Working with Google Calendars

In my last tutorial, I showed you how to implement the OAuth 2.0 protocol in order to access Google services. By the end of that tutorial, we had built a fully functional class for accessing Google Services with OAuth 2.0. In this tutorial, I am going to put this class in action by implementing a demo app. Specifically, I am going to show you how to interact with the Google Calendar web service.

Accessing Google Services Using the OAuth 2.0 Protocol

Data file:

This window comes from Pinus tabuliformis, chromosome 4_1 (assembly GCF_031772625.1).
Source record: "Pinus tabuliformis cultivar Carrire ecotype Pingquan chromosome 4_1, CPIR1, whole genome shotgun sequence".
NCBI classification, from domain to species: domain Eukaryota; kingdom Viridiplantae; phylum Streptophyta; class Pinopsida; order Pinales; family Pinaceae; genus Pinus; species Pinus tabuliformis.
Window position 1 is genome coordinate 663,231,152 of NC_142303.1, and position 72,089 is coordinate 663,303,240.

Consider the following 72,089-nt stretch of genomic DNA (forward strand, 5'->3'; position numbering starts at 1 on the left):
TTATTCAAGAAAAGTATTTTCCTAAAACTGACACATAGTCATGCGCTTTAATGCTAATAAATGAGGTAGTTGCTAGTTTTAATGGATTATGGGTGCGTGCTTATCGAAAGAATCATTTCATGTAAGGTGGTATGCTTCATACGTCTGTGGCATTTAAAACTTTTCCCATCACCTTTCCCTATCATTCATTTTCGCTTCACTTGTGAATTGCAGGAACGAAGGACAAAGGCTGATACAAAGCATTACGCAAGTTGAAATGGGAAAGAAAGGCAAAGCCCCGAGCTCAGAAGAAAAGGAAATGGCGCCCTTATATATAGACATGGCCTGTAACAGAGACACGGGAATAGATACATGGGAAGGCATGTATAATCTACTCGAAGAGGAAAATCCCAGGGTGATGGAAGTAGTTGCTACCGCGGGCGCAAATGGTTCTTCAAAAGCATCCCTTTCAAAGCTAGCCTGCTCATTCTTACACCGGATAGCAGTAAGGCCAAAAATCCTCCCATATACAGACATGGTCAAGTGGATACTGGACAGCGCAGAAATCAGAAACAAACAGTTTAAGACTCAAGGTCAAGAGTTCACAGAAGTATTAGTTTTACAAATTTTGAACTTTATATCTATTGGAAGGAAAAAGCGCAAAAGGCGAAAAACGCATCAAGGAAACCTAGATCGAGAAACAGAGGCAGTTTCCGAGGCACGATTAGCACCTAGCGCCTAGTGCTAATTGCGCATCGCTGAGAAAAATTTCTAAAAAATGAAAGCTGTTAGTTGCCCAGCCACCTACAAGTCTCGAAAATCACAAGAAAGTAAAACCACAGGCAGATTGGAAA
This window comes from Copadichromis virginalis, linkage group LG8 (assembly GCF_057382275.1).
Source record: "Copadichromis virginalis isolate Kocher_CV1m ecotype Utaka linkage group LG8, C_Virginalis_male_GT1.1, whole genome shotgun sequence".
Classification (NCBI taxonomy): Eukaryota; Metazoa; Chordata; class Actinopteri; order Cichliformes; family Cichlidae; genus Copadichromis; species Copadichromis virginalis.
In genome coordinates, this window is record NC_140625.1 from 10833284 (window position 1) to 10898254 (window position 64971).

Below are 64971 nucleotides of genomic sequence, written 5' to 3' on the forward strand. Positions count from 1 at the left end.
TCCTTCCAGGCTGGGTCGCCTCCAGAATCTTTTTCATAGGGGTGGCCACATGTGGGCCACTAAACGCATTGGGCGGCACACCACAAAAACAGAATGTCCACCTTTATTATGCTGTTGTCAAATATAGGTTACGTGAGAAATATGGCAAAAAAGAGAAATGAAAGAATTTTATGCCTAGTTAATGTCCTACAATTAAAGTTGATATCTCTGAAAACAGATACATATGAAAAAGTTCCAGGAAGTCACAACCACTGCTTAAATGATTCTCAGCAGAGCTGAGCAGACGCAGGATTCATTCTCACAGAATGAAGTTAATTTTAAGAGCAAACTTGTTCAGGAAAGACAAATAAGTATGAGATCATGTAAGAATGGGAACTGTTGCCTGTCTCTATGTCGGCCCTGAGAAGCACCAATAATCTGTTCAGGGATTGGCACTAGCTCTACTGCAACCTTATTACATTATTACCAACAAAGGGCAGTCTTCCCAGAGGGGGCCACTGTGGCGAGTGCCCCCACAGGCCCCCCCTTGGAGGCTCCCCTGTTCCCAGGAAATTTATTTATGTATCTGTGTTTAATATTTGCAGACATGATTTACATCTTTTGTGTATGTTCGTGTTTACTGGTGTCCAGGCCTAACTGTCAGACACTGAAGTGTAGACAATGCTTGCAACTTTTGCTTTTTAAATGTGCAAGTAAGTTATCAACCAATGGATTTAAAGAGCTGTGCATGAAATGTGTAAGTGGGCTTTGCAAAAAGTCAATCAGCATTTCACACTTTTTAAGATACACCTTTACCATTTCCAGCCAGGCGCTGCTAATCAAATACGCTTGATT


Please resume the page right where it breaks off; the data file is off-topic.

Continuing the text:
The OAuth 2.0 protocol provides a simple and secure standard that allows third-party applications to access major service providers like Facebook, G+, and Twitter without compromising user passwords. The whole idea revolves around the existence of an access token, something like a unique key that can identify a user in place of a password. Access tokens are obtained by third-party applications after the user successfully authenticates with a web service. The whole process, known as authorization flow, begins when a user enters his credentials into a login window and finishes when the access token is acquired. The access token is usually refreshed from time to time. With this token, there is no need for any of the user’s personal data or password to be transmitted over the web each time that a client application asks for access on behalf of the user.